It is it action or intention? I suppose it depends on the circumstance. Often we hear, “I tried really hard” and that counts for something. Teddy Roosevelt wrote in 1900: “It is hard to fail, but it is worse never to have tried to succeed. In this life we get nothing save by effort.”
We praise hard work as Americans, as Jews. But we also cherish success. The intention behind our actions is vital as a moral victory, but it is our actions – and even our results – that ultimately define us.
In one of my all-time favorite movies, Tootsie, Dustin Hoffman’s character is full of intensity and focus. Early in the movie, he argues with his agent about his fantastic work in various shows including his role in a commercial as a tomato:
“I was a stand-up tomato: a juicy, sexy, beefsteak tomato. Nobody does vegetables like me. I did an evening of vegetables off-Broadway. I did the best tomato, the best cucumber… I did an endive salad that knocked the critics on their ass.”
Essentially he is a drive, self-important jerk. And this is partially because he is unsuccessful. (He is also unsuccessful because he is a jerk). But success changes everything. Our drive now mutes, or at least dulls, our flaws as quirks and idiosyncrasies. As he succeeds in the film, masquerading as Dorothy Michaels, a female daytime soap star, he is seen as a true actor. His personality flaws that previously ostracized him are now overlooked, forgiven, or, at least, tolerated.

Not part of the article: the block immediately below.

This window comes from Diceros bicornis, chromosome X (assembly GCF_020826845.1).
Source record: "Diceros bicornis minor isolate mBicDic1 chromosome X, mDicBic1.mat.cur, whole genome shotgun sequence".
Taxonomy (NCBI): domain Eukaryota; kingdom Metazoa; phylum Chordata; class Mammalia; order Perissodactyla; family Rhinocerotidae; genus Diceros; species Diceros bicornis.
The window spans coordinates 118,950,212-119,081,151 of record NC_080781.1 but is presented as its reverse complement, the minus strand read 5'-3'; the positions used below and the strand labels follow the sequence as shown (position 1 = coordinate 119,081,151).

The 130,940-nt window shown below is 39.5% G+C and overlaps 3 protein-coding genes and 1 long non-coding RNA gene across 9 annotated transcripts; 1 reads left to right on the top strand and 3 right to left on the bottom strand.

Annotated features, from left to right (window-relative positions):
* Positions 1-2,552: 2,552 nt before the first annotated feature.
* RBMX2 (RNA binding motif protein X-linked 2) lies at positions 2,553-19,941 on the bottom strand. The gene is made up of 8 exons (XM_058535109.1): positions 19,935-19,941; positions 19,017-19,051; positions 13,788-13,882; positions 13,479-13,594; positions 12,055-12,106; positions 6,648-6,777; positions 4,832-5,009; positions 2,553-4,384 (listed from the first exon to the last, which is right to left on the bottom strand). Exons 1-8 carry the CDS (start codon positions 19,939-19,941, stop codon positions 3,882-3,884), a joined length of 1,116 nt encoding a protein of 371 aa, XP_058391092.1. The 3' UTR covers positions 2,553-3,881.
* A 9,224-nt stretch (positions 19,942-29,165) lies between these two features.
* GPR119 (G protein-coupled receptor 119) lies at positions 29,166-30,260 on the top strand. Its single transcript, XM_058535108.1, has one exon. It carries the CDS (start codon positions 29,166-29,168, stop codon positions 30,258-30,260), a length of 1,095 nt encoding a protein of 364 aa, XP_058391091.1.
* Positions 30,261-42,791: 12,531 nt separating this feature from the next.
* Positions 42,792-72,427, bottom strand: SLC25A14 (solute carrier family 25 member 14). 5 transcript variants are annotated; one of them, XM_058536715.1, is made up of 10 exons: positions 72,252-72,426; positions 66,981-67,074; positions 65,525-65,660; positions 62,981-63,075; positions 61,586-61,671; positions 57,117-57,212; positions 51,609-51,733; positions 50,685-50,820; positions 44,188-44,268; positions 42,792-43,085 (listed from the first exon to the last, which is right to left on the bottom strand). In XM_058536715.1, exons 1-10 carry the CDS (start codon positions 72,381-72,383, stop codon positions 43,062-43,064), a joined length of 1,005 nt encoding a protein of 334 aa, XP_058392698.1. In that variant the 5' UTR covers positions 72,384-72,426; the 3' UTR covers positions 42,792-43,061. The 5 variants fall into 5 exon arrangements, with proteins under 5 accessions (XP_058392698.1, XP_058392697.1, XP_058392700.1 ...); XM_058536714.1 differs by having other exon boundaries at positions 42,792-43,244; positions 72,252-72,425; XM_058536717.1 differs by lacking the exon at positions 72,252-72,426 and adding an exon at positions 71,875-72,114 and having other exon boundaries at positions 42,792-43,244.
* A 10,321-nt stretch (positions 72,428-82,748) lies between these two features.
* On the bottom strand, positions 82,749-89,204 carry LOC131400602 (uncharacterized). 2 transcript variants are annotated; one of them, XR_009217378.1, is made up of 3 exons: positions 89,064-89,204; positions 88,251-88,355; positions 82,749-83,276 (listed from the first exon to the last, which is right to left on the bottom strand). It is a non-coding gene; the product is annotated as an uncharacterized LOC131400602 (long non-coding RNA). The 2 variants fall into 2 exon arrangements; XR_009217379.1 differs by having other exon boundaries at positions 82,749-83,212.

Elul is a time to start with our focus, our goal. But it’s not enough. We have the best of intentions day after day and never accomplish a thing. In fact, most people working on changing their life are full of well meaning…and accomplish nothing.
The goals and the heart are wonderful. The results are vital too.
In the wonderful Apollo 13, the three astronauts trapped in space debate what next to. Jim Lovell, played by Tom Hanks, turns to them asks: “Gentlemen, what are you intentions?” We know what all of the want, Lovell now gets them to make it happen and tells them, “I’d like to go home.” Wanting it is a required beginning and sometimes all we can achieve. Start with that. But don’t rest there. Elul pushes us to do more and actually make it happen. Even become a cross-dressing daytime television soap star.
#BlogElul is the brainchild of @imabima who blogs at imabima.blogspot.com. For the 30 days of Elul, the spiritual preparation before the Jewish High Holy Days, many Jews will be reflecting on the themes of the season. My posts will all be through the lens of movies. You can see all the themes in the first post of the series. You can follow all the other excellent postings through Twitter at #BlogElul along with related items #Elulgram and #PopCultureElul.